- 2013. (Martindale, Andrew). “Thresholds of Meaning: Voice, Time, and Epistemology in the Archaeological Consideration of NW Coast Art.” IN The Construction of Northwest Coast Art: An Anthology. Ki-ke-in (Ron Hamilton), Jennifer Kramer, and Charlotte Townsend-Gault, eds. UBC Press.
- 2013. (Pitcher, Tony, Mimi Lam, Cameron Ainsworth, Andrew Martindale, Katrina Nakamura,Ian Perry, and Trevor Ward). “Improvements to the ‘Rapfish’ rapid evaluation technique for fisheries: integrating ecological and human dimensions.” Journal of Fish Biology. doi: 10.1111/jfb.12122
- 2013. (Burchell, Meghan, Hallmand, Nadine, Andrew Martindale, Aubrey Cannon and Bernd R. Schöne.). “Seasonality and Intensity of Shellfish Harvesting on the North Coast of British Columbia.” Journal of Island and Coastal Archaeology. 8:152-169.
- 2013. (Hallmand, Nadine, Meghan Burchell, Natalie Brewster, Andrew Martindale, and Bernd R. Schöne). “Holocene climate and seasonality of shell collection at the Dundas Islands Group, northern British Columbia, Canada-A bivalve sclerochronological approach.” Paleo 3. 373:163-72. doi:10.1016/j.palaeo.2011.12.019
- 2011. (Martindale, Andrew and Bryn Letham).“Causalities and Models within the Archaeological Construction of Political Order on the Northwest Coast of North America.” IN The Archaeology of Politics: the Materiality of Political Practice and Action in the Past. Peter G. Johansen and Andrew M. Bauer, eds. pp. 323-353. Newcastle: Cambridge Scholars Press.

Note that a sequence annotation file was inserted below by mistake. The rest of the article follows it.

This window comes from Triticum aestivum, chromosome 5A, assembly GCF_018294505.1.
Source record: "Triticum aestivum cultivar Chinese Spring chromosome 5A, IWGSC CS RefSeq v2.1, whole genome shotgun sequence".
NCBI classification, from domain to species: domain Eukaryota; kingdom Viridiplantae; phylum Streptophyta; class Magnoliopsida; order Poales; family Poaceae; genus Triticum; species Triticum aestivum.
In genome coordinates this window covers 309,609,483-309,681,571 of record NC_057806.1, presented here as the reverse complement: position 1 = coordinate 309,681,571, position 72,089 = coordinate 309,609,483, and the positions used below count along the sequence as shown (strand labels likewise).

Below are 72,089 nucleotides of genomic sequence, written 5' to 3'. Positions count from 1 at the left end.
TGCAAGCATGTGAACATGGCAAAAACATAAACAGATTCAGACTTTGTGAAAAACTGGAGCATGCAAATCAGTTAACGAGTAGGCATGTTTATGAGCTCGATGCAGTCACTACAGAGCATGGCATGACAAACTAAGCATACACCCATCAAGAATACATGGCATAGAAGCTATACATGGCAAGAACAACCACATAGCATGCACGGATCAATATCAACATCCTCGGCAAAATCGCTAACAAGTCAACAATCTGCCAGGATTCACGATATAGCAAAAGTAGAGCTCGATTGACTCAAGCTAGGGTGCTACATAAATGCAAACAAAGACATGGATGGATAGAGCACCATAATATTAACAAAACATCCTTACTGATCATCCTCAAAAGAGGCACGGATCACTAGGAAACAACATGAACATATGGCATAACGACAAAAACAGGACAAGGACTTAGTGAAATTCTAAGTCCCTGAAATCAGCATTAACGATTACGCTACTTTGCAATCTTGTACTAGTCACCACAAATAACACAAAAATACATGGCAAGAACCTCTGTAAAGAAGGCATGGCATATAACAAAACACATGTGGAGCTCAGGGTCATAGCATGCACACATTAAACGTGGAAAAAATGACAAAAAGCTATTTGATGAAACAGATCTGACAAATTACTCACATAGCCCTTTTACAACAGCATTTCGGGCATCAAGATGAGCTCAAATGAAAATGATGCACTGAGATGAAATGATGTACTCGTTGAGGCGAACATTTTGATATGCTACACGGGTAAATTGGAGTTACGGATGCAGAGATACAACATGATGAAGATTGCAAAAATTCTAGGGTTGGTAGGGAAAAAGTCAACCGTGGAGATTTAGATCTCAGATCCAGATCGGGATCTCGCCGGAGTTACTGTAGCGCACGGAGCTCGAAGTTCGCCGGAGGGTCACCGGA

- 2011. (Brewster, Natalie and Andrew Martindale). “Faunal and Settlement Patterns on the Dundas Islands.” IN The Archaeology of North Pacific Fisheries. Madonna Moss and Aubrey Cannon, eds. pp 247-264. University of Alaska Press.
- 2011. (McLaren, Duncan, Andrew Martindale, Daryl Fedje, and Quentin Mackie). “Relict Shorelines and Shell Middens of the Dundas Island Archipelago.” Canadian Journal of Archaeology. 35:86-116.
- 2009. (Martindale, Andrew, Bryn Letham, Duncan McLaren, David Archer, Meghan Burchell, Bernd R. Schone). “Mapping of Subsurface Shell Midden Components through Percussion Coring: Examples from the Dundas Islands.” Journal of Archaeological Science. 36:1565-1575.
- 2009. (Martindale, Andrew and Kisha Supernant) “Quantifying the Defensiveness of Defended Sites on the Northwest Coast of North America.” Journal of Anthropological Archaeology. 28(2):191-204.
- 2009. (Martindale, Andrew). “Entanglement and Tinkering: Structural History in the Archaeology of the Northern Tsimshian.” Journal of Social Archaeology. 9(1):59-92.
- 2006. (Martindale, Andrew). “Methodological Issues in the Use of Tsimshian Oral Traditions (Adawx) in Archaeology.” Canadian Journal of Archaeology. 30(2)159-193.